Inspired to bottle the essence of fine dining tasting menus, Aaron Trotman, the innovator behind NON, has reimagined the non-alcoholic beverage space. This Q+A delves into his journey of crafting NON’s unique flavor profiles, emphasizing his dedication to premium, globally sourced ingredients, and exploring the challenges of pioneering a novel category within beverage.
What was your initial inspiration to create NON?
The idea for NON was born in November 2017 after my wife Miranda and I were on holiday in Europe. We were visiting fine dining restaurants and enjoying elaborate tasting menus. Miranda doesn’t drink, but the bartenders would carefully craft alcohol-free concoctions to complement the complex dishes being served.
We experienced one temperance pairing at The Clove Club in London, and that was when something clicked for me. I thought it was a real shame that these drinks live and die in these places because they’re not in a bottle. I knew someone needed to do that.
I didn’t have any market research or really know anything about the drinks category. I don’t have a background in the culinary world, either. I have a background in consumer packaged goods in the cosmetics industry. My mentor was the late Richard Gonano, who was the cosmetic chemist behind brands including Aesop and Kevin Murphy. I knew how to blend oils to create scents and fragrances, and I had experience developing formulations and bringing a product to market—and how the ingredient percentages change drastically as you scale production.
NON is about flavor built from the ground up with key notes of fruit, tannin, salinity, and acidity. The ingredients are the highlighted heroes creating a look and feel often seen in fine dining menus. NON creates real drinks for real times.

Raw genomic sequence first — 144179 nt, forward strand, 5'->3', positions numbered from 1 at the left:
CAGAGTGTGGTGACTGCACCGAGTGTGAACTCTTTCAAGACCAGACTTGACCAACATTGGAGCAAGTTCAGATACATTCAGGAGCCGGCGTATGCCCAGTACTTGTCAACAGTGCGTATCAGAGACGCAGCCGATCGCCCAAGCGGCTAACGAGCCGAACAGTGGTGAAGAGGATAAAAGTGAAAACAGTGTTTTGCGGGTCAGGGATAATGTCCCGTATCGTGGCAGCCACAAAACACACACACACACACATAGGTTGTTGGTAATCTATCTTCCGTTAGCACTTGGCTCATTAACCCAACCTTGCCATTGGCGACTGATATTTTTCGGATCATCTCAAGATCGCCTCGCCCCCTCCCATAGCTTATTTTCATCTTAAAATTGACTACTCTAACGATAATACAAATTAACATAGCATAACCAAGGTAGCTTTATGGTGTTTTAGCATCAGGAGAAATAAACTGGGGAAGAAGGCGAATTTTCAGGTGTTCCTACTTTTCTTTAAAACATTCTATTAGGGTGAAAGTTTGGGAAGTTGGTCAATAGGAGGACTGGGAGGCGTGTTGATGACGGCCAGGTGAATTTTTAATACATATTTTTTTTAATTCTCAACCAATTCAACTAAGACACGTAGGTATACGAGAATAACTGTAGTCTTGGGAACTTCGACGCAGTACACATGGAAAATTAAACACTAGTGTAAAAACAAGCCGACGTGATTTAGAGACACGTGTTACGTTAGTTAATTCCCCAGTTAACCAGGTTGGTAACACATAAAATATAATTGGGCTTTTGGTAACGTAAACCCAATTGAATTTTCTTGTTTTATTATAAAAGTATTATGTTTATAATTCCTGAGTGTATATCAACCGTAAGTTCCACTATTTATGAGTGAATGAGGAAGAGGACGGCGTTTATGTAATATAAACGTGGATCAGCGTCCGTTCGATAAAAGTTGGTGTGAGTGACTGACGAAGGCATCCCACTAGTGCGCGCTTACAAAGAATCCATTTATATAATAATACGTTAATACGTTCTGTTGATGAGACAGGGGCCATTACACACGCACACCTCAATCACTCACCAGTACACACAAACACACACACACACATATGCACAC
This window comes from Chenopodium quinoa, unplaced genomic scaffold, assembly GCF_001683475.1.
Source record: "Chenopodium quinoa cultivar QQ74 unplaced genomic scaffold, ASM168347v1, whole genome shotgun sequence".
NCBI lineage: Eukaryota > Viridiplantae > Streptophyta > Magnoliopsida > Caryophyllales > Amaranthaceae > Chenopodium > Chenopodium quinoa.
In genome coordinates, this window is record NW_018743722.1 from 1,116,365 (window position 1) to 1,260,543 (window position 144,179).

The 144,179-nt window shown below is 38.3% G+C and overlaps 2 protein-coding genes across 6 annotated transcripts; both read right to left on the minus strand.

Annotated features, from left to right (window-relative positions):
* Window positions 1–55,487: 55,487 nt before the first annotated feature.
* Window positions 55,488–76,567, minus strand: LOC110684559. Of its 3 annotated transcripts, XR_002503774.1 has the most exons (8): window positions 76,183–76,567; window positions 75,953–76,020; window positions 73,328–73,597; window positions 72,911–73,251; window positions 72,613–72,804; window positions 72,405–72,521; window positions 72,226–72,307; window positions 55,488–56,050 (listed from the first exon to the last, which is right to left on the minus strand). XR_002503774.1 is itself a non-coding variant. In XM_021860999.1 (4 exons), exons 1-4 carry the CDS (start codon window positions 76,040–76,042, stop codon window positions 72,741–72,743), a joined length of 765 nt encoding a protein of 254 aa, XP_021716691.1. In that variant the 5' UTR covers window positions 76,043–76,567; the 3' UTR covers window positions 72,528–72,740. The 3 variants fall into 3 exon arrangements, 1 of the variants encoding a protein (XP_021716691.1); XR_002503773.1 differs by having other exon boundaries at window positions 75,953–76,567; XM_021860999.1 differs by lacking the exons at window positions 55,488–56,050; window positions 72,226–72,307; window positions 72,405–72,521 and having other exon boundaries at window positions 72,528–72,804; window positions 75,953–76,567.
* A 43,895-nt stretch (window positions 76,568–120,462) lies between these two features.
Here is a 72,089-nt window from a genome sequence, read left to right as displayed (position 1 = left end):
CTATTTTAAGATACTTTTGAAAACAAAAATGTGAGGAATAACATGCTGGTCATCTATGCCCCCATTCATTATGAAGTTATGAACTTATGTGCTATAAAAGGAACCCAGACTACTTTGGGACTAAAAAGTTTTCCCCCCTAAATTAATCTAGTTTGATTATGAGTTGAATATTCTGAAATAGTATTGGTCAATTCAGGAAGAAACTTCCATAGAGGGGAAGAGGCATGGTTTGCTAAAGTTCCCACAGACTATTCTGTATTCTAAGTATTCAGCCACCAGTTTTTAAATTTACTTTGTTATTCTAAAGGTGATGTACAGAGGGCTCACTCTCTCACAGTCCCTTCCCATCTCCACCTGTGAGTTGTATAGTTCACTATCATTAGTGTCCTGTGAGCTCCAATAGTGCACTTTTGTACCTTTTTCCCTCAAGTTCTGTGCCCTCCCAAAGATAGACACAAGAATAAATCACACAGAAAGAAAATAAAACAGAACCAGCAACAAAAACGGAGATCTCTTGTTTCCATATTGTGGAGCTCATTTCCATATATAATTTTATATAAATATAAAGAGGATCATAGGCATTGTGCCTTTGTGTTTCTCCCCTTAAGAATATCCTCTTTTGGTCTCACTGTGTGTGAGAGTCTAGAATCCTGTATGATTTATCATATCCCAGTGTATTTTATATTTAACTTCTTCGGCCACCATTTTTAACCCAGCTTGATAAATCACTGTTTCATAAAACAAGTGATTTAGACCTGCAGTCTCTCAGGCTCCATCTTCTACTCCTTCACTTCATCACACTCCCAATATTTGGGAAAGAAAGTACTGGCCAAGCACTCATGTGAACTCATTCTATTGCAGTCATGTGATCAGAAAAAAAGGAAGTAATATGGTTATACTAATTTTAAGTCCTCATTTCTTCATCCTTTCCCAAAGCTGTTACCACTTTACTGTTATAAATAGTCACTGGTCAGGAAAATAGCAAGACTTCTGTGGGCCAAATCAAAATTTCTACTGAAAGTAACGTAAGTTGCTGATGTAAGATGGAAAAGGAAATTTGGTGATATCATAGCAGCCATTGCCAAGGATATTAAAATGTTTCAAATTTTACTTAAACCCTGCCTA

The name “NON” is quite intriguing. Can you share the story behind choosing this name for your brand?
I wanted NON to be bold, confident, and progressive. The name obviously refers to the product being non-alcoholic, but I think it speaks more to our company’s culture—that we’re nonconforming.
NON doesn’t fit into a box, category, lifestyle, or convention. The finished product might look like wine, but it smells like a chef’s creation and tastes like nothing else in the world. I truly believe that nonconformity shapes the future by breaking ranks with tradition. It makes the decision to shape the future rather than sitting in the past.
Tell us about your approach to formulation.
When I started NON, I contracted a chef to give me a hand with the recipe development. I already felt that I had a very good idea on the formulas and the perfumey-based approach to it. I wanted to make sure the aromas in the drink were balanced, and I was mindful of the challenges of scaling up. But after about three months of development, it didn’t feel like it was going very well, and I pulled the pin on that collaboration.
For the development of NON8, I worked closely with our Head of Kitchen Nick Cozens over the course of two years to fully realize what became the final product. Nick has a background as a chef and moved into cocktail bartending. He’s got an incredible palate and a natural knack for flavors. He understands that these drinks are made for real times and occasions, and thinks about the moment they are going to be consumed while he is creating the recipes.
How do you ensure that each bottle of NON captures the essence and complexity of traditional wines without the alcohol?
NON deconstructs real produce with culinary techniques to create real drinks with no booze.